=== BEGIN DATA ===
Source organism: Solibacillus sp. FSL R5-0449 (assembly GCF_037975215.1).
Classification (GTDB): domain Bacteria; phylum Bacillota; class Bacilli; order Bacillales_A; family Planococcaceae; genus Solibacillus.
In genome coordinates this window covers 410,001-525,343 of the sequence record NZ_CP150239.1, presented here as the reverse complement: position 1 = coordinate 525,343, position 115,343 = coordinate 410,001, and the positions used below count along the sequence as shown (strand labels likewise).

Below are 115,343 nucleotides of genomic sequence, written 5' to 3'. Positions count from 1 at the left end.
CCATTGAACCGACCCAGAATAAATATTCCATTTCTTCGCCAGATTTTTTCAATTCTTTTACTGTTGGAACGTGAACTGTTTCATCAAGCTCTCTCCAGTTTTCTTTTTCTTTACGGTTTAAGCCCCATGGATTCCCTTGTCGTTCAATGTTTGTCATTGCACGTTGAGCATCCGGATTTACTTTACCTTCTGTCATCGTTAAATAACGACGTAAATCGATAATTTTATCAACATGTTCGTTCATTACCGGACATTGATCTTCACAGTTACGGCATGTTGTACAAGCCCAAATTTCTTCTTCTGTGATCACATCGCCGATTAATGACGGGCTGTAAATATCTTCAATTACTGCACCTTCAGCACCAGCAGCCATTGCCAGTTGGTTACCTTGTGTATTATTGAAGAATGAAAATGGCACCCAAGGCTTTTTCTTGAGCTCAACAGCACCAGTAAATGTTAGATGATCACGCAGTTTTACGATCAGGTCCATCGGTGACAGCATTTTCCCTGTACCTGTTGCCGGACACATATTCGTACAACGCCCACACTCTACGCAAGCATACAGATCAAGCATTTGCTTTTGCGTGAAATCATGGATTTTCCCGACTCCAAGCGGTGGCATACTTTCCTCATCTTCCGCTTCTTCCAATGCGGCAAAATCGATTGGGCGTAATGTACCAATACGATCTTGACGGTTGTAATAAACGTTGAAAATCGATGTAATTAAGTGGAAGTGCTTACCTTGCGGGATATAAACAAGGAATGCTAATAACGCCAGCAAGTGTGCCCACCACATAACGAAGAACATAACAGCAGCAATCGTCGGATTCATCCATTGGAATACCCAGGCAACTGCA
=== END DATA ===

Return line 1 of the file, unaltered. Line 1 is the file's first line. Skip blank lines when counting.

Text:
Source organism: Solibacillus sp. FSL R5-0449 (assembly GCF_037975215.1).